The Nirvana of 2-Way Headphones Improve Spatial Audio Accuracy and Reduce Weight

The Nirvana of 2-Way Headphones Improve Spatial Audio Accuracy and Reduce Weight

By: Neal Breitbarth, Audio Applications Director, xMEMS Labs, Inc.

Thanks to solid-state micro speaker technology, it is now possible to build headphones that sound better and cost less

These days, even the most basic, compact, affordable bookshelf speakers have multiple drivers. Advances in driver design, plus sufficient room in speaker enclosures, have for years allowed manufacturers to at least separate the highs and mids from the bass to deliver a clearer, cleaner, more detailed listening experience.

Unfortunately, the same cannot be said of even the most advanced, single-driver headphones. Until now.

Having spent years in headphone R&D, I was attuned to something my son kept saying about his gaming headphones. When he played online with his friends, he had a hard time making out what others were saying over chat. To compensate, he turned up the volume — on everything. This kind of “fader creep” makes everything louder, but not clearer.

Of course, headphone designers have a lot of tools in their arsenal for optimizing audio. In my last job, we included a multi-band EQ that users could manipulate, maintaining several presets and loading them into their headphones. Depending on the desired listening experience, we in the headphone industry often see 50-millimeter drivers, larger-than-usual coils, bigger magnets, graphene, and carbon fiber materials — each introduced to enhance or overcome a core issue: that it’s really hard to make a single driver sound great.

But what if we didn’t have to? What if we could design a 2-way headphone? Advances in solid-state speaker technology hold the key.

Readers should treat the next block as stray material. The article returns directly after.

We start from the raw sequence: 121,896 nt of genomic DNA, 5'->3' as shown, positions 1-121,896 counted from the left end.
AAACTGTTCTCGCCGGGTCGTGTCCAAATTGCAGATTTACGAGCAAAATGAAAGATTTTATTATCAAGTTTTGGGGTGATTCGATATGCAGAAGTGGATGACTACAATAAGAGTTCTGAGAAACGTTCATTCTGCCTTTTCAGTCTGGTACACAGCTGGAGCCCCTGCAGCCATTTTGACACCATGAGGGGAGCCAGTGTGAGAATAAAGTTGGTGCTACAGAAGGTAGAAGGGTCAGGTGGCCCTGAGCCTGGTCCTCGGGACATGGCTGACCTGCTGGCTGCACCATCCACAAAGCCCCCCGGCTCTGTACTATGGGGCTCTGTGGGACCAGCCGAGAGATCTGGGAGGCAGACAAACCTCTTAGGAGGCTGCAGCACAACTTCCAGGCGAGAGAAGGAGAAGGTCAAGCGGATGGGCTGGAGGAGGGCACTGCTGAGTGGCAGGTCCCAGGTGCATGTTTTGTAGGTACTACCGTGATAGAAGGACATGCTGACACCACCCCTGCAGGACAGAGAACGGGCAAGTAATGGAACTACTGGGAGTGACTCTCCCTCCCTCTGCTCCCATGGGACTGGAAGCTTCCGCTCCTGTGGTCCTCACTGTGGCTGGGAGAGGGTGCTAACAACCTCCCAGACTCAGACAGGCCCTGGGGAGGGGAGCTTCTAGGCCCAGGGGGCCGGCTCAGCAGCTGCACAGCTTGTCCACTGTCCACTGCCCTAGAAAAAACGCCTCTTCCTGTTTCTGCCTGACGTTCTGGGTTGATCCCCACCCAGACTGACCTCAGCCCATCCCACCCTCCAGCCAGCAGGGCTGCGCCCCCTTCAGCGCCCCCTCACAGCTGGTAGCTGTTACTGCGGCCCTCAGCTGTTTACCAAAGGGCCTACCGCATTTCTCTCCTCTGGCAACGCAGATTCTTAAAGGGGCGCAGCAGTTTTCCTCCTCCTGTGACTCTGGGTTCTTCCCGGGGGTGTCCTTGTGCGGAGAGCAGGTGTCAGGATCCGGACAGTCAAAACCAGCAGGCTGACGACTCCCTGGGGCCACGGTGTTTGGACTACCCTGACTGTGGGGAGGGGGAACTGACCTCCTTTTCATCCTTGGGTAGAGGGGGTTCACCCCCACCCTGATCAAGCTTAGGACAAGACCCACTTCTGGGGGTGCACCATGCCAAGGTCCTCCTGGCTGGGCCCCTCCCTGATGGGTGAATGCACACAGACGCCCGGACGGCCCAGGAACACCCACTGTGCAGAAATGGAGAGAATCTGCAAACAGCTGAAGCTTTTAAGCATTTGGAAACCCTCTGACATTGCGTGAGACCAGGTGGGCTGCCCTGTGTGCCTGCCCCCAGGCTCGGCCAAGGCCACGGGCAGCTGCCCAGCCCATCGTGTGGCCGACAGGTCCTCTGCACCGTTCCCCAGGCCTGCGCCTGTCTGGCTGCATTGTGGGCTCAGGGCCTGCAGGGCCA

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The Power of Solid-State Speakers

xMEMS 2-way speaker plate

Just as solid-state microphones took over that market in the last decade, solid-state MEMS speakers are set to redefine personal audio. Printed in a single piece of silicon, solid-state micro speakers allow us to imagine a 2-way headphone design in which the highs and mids are precisely rendered by this new type of miniature tweeter, while the low end is handled through a smaller-than-usual, 35 or 40-millimeter dynamic driver.

The upside for headphone designers includes improved mid- and high-end frequency rendering, for cleaner vocals and spatial imaging; less weight, for better-wearing comfort; and much simpler back-volume acoustic tuning, for faster time to market. And despite including the latest in solid-state technology, the bill of materials doesn’t need to go up in price. When replacing graphene or other exotic material dynamic drivers with this simple 2-way system, several dollars can be shaved from the bill of materials.

xMEMS 2-way drop-in module

In my previous role overseeing headphone R&D, I was introduced to solid-state speakers from xMEMS, thinking, “What can I do with this tiny, little speaker?” It’s difficult, as other designers would attest, to explore new technologies among tight engineering resources, budgets, and product timelines. So, I started looking into the technology on my weekends. And here’s what I found:

The xMEMS solid-state speaker sounded clearer. Solid-state speakers are voltage-driven, not current-driven like traditional coil speakers, so they’re capable of ultra-fast impulse response, without any of the sound coloration of traditional transducers.